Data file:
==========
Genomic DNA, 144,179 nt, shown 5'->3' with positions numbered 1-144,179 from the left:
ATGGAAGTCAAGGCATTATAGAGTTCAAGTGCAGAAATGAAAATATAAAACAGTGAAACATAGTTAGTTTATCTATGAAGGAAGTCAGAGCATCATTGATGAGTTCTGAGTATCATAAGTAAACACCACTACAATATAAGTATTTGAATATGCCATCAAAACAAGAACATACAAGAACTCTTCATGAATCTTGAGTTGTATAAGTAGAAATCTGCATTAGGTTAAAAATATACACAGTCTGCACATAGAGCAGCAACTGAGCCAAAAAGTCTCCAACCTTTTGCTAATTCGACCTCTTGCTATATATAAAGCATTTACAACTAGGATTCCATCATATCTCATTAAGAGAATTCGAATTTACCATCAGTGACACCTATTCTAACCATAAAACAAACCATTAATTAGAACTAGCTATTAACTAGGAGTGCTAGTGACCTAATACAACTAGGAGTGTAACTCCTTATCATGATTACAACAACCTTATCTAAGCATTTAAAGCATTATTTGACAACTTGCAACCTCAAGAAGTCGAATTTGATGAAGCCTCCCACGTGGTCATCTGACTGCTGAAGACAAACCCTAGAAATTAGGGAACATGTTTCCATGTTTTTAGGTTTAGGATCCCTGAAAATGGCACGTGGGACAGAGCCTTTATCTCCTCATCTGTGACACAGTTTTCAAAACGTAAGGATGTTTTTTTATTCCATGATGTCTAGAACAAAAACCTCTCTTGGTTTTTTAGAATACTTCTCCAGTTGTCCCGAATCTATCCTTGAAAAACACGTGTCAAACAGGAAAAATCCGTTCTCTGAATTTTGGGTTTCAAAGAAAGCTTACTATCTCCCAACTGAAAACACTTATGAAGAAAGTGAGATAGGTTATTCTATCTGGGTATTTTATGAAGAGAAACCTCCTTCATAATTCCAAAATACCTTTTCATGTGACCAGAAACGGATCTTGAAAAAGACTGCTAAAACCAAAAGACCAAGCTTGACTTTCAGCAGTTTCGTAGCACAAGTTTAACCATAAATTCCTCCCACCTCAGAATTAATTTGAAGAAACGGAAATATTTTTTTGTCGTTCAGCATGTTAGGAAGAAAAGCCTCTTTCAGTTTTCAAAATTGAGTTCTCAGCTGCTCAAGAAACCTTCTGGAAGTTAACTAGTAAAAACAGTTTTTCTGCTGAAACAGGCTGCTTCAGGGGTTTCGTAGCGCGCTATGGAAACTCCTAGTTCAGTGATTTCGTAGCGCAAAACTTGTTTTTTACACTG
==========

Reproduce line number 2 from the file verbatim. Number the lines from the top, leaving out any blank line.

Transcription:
ATGGAAGTCAAGGCATTATAGAGTTCAAGTGCAGAAATGAAAATATAAAACAGTGAAACATAGTTAGTTTATCTATGAAGGAAGTCAGAGCATCATTGATGAGTTCTGAGTATCATAAGTAAACACCACTACAATATAAGTATTTGAATATGCCATCAAAACAAGAACATACAAGAACTCTTCATGAATCTTGAGTTGTATAAGTAGAAATCTGCATTAGGTTAAAAATATACACAGTCTGCACATAGAGCAGCAACTGAGCCAAAAAGTCTCCAACCTTTTGCTAATTCGACCTCTTGCTATATATAAAGCATTTACAACTAGGATTCCATCATATCTCATTAAGAGAATTCGAATTTACCATCAGTGACACCTATTCTAACCATAAAACAAACCATTAATTAGAACTAGCTATTAACTAGGAGTGCTAGTGACCTAATACAACTAGGAGTGTAACTCCTTATCATGATTACAACAACCTTATCTAAGCATTTAAAGCATTATTTGACAACTTGCAACCTCAAGAAGTCGAATTTGATGAAGCCTCCCACGTGGTCATCTGACTGCTGAAGACAAACCCTAGAAATTAGGGAACATGTTTCCATGTTTTTAGGTTTAGGATCCCTGAAAATGGCACGTGGGACAGAGCCTTTATCTCCTCATCTGTGACACAGTTTTCAAAACGTAAGGATGTTTTTTTATTCCATGATGTCTAGAACAAAAACCTCTCTTGGTTTTTTAGAATACTTCTCCAGTTGTCCCGAATCTATCCTTGAAAAACACGTGTCAAACAGGAAAAATCCGTTCTCTGAATTTTGGGTTTCAAAGAAAGCTTACTATCTCCCAACTGAAAACACTTATGAAGAAAGTGAGATAGGTTATTCTATCTGGGTATTTTATGAAGAGAAACCTCCTTCATAATTCCAAAATACCTTTTCATGTGACCAGAAACGGATCTTGAAAAAGACTGCTAAAACCAAAAGACCAAGCTTGACTTTCAGCAGTTTCGTAGCACAAGTTTAACCATAAATTCCTCCCACCTCAGAATTAATTTGAAGAAACGGAAATATTTTTTTGTCGTTCAGCATGTTAGGAAGAAAAGCCTCTTTCAGTTTTCAAAATTGAGTTCTCAGCTGCTCAAGAAACCTTCTGGAAGTTAACTAGTAAAAACAGTTTTTCTGCTGAAACAGGCTGCTTCAGGGGTTTCGTAGCGCGCTATGGAAACTCCTAGTTCAGTGATTTCGTAGCGCAAAACTTGTTTTTTACACTG